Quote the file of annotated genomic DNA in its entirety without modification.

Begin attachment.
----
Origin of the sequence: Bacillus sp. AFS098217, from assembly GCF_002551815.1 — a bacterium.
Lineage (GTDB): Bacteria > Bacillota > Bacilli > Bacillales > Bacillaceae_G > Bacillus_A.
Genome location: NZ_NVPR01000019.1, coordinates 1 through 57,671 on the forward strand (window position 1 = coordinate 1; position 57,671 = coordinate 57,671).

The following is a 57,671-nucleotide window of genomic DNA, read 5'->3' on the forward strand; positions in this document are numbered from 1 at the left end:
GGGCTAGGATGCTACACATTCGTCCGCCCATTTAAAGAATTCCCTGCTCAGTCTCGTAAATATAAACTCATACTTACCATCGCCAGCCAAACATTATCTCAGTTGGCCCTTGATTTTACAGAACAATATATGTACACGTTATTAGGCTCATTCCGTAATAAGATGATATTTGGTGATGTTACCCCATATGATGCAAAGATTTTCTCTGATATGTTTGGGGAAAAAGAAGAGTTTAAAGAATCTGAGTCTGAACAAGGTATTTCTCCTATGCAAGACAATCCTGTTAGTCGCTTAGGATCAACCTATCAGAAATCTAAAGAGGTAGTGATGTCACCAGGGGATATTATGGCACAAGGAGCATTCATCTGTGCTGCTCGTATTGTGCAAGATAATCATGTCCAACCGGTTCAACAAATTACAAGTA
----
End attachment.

Origin of the sequence: Bacillus sp. AFS098217, from assembly GCF_002551815.1 — a bacterium.
Lineage (GTDB): Bacteria > Bacillota > Bacilli > Bacillales > Bacillaceae_G > Bacillus_A.
Genome location: NZ_NVPR01000019.1, coordinates 1 through 57,671 on the forward strand (window position 1 = coordinate 1; position 57,671 = coordinate 57,671).

The following is a 57,671-nucleotide window of genomic DNA, read 5'->3' on the forward strand; positions in this document are numbered from 1 at the left end:
GGGCTAGGATGCTACACATTCGTCCGCCCATTTAAAGAATTCCCTGCTCAGTCTCGTAAATATAAACTCATACTTACCATCGCCAGCCAAACATTATCTCAGTTGGCCCTTGATTTTACAGAACAATATATGTACACGTTATTAGGCTCATTCCGTAATAAGATGATATTTGGTGATGTTACCCCATATGATGCAAAGATTTTCTCTGATATGTTTGGGGAAAAAGAAGAGTTTAAAGAATCTGAGTCTGAACAAGGTATTTCTCCTATGCAAGACAATCCTGTTAGTCGCTTAGGATCAACCTATCAGAAATCTAAAGAGGTAGTGATGTCACCAGGGGATATTATGGCACAAGGAGCATTCATCTGTGCTGCTCGTATTGTGCAAGATAATCATGTCCAACCGGTTCAACAAATTACAAGTA